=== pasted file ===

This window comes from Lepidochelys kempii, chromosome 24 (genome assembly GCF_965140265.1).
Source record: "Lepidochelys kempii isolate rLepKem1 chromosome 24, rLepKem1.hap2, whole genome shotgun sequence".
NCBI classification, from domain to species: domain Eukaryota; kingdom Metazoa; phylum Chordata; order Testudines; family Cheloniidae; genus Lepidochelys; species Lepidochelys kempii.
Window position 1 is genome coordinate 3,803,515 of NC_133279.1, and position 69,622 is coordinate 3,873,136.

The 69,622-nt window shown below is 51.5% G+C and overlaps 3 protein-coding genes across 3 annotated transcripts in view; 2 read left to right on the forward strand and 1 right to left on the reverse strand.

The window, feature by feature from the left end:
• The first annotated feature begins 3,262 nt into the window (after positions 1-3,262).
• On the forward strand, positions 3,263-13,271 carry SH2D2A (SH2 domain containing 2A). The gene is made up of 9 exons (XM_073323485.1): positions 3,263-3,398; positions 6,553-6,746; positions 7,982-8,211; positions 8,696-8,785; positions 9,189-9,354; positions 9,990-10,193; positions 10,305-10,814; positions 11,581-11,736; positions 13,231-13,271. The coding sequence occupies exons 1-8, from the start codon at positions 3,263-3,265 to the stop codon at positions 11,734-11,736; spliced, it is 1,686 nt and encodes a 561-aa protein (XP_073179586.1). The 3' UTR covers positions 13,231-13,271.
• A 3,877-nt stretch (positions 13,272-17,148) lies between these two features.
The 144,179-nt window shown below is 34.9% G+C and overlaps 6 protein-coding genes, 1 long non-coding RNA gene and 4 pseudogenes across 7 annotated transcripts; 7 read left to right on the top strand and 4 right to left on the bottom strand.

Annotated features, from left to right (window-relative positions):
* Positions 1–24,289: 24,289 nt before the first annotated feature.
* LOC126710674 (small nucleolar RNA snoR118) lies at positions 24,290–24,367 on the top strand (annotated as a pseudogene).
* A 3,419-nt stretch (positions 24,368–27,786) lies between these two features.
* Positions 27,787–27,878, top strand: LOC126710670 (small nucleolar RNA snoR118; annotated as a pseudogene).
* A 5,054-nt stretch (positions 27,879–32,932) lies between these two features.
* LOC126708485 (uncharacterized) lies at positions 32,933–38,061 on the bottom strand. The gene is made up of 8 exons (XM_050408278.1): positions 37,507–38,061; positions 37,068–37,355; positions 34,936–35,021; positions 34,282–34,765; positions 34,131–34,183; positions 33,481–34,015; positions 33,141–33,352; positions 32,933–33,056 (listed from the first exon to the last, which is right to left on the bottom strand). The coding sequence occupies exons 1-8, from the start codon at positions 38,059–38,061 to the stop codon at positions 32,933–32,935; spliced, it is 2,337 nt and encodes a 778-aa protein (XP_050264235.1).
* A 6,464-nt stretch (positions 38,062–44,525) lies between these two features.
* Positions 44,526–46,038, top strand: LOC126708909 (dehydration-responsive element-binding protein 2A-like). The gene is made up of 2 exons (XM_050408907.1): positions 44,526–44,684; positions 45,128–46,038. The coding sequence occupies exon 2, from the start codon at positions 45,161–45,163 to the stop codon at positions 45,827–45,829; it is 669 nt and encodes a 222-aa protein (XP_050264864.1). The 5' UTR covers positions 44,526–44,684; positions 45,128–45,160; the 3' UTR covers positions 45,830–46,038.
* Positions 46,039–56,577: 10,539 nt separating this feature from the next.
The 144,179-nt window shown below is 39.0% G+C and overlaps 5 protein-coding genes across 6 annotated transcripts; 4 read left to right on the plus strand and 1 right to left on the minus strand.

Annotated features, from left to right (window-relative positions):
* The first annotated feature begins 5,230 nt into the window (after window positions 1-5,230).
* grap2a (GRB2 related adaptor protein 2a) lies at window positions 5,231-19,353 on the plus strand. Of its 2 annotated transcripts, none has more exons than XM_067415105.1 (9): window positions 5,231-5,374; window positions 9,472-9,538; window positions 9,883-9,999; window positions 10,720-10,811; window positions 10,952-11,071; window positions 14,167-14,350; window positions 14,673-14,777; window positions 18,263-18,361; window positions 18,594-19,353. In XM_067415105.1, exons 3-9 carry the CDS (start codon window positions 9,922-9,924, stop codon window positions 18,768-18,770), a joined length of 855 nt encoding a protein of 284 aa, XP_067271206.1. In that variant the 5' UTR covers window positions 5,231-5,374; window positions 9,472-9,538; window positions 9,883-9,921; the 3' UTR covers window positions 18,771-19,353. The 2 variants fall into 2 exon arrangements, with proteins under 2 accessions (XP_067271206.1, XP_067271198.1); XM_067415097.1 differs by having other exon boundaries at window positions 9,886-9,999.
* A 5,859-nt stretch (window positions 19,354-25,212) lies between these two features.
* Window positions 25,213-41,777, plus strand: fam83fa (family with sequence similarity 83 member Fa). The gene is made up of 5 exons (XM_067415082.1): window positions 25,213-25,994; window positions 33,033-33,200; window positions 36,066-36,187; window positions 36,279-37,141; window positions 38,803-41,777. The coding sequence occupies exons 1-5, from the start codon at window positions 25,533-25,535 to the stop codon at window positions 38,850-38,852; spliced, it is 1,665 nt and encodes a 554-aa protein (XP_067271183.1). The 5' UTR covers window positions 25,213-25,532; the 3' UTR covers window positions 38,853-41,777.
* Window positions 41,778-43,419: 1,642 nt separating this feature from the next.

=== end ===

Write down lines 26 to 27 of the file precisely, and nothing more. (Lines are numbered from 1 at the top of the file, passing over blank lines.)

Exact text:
* Window positions 25,213-41,777, plus strand: fam83fa (family with sequence similarity 83 member Fa). The gene is made up of 5 exons (XM_067415082.1): window positions 25,213-25,994; window positions 33,033-33,200; window positions 36,066-36,187; window positions 36,279-37,141; window positions 38,803-41,777. The coding sequence occupies exons 1-5, from the start codon at window positions 25,533-25,535 to the stop codon at window positions 38,850-38,852; spliced, it is 1,665 nt and encodes a 554-aa protein (XP_067271183.1). The 5' UTR covers window positions 25,213-25,532; the 3' UTR covers window positions 38,853-41,777.
* Window positions 41,778-43,419: 1,642 nt separating this feature from the next.